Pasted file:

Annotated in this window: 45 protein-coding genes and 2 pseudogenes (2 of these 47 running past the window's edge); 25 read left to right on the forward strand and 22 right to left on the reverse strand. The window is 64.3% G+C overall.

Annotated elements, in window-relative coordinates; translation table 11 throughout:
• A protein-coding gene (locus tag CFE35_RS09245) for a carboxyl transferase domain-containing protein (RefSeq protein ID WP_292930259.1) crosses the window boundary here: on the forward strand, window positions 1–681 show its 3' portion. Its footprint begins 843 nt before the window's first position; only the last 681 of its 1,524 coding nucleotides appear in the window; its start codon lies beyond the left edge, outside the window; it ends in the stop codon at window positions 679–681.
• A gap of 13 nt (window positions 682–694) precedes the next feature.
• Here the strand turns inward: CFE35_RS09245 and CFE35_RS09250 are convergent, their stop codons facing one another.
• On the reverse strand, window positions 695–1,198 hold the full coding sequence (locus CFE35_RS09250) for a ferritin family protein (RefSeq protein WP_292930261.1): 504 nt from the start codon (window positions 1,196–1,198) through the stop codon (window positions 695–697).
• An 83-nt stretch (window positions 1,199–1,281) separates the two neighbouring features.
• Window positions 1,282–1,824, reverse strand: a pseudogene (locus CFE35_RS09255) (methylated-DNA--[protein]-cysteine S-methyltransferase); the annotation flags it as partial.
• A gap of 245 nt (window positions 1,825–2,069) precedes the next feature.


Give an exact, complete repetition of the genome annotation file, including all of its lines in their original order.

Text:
Annotated in this window: 45 protein-coding genes and 2 pseudogenes (2 of these 47 running past the window's edge); 25 read left to right on the forward strand and 22 right to left on the reverse strand. The window is 64.3% G+C overall.

Annotated elements, in window-relative coordinates; translation table 11 throughout:
• A protein-coding gene (locus tag CFE35_RS09245) for a carboxyl transferase domain-containing protein (RefSeq protein ID WP_292930259.1) crosses the window boundary here: on the forward strand, window positions 1–681 show its 3' portion. Its footprint begins 843 nt before the window's first position; only the last 681 of its 1,524 coding nucleotides appear in the window; its start codon lies beyond the left edge, outside the window; it ends in the stop codon at window positions 679–681.
• A gap of 13 nt (window positions 682–694) precedes the next feature.
• Here the strand turns inward: CFE35_RS09245 and CFE35_RS09250 are convergent, their stop codons facing one another.
• On the reverse strand, window positions 695–1,198 hold the full coding sequence (locus CFE35_RS09250) for a ferritin family protein (RefSeq protein WP_292930261.1): 504 nt from the start codon (window positions 1,196–1,198) through the stop codon (window positions 695–697).
• An 83-nt stretch (window positions 1,199–1,281) separates the two neighbouring features.
• Window positions 1,282–1,824, reverse strand: a pseudogene (locus CFE35_RS09255) (methylated-DNA--[protein]-cysteine S-methyltransferase); the annotation flags it as partial.
• A gap of 245 nt (window positions 1,825–2,069) precedes the next feature.